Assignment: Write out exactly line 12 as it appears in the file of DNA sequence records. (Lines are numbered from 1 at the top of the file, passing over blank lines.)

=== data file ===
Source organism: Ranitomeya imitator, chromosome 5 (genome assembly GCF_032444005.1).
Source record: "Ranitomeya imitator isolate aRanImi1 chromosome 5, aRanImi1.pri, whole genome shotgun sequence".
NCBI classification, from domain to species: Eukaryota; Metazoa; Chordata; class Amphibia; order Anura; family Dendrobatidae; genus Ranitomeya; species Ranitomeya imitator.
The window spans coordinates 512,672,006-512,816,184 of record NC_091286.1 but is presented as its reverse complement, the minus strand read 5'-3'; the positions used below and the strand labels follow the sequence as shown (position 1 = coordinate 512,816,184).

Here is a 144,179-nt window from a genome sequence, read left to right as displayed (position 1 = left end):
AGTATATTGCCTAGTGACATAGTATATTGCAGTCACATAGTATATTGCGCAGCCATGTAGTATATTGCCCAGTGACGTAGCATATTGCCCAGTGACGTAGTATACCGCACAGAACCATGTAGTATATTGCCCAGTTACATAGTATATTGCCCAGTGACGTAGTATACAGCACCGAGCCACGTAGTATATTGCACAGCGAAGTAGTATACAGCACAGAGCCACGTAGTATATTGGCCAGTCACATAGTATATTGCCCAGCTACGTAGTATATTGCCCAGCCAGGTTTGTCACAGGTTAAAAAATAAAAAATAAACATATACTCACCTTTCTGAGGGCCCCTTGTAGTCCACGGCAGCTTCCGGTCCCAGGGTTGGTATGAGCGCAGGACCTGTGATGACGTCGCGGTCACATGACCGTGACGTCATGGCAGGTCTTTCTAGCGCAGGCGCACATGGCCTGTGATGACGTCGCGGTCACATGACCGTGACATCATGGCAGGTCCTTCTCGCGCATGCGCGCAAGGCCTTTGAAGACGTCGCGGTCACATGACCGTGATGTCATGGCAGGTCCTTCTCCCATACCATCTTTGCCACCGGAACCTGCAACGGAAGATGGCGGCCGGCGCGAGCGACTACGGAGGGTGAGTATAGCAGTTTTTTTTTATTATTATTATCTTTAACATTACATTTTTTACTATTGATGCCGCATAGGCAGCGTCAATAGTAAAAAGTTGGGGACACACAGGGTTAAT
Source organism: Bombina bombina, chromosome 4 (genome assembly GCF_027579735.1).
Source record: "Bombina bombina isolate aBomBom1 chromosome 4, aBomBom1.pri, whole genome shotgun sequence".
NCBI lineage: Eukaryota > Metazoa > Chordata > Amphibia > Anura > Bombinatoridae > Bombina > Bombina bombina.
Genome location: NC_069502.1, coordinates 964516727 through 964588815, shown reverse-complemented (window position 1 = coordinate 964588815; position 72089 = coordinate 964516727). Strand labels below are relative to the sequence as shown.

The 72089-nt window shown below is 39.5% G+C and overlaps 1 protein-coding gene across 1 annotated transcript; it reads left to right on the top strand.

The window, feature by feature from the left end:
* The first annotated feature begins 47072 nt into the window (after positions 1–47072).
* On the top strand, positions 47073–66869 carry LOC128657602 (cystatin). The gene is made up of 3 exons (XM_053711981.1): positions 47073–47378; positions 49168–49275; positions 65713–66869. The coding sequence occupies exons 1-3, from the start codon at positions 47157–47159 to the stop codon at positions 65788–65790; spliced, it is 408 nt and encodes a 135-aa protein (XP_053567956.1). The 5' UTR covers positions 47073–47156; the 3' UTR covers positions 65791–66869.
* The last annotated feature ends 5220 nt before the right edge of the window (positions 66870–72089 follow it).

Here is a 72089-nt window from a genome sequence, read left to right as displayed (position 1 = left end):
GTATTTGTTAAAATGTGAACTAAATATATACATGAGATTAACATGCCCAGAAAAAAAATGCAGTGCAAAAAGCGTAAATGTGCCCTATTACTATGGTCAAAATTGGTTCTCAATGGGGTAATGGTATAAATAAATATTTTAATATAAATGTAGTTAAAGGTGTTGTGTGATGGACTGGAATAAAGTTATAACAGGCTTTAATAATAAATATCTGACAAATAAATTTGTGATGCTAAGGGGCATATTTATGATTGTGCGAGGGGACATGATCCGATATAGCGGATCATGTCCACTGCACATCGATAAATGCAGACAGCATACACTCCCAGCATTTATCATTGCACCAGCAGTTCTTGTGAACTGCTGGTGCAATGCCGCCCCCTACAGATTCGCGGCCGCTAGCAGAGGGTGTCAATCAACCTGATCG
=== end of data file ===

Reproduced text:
The window, feature by feature from the left end: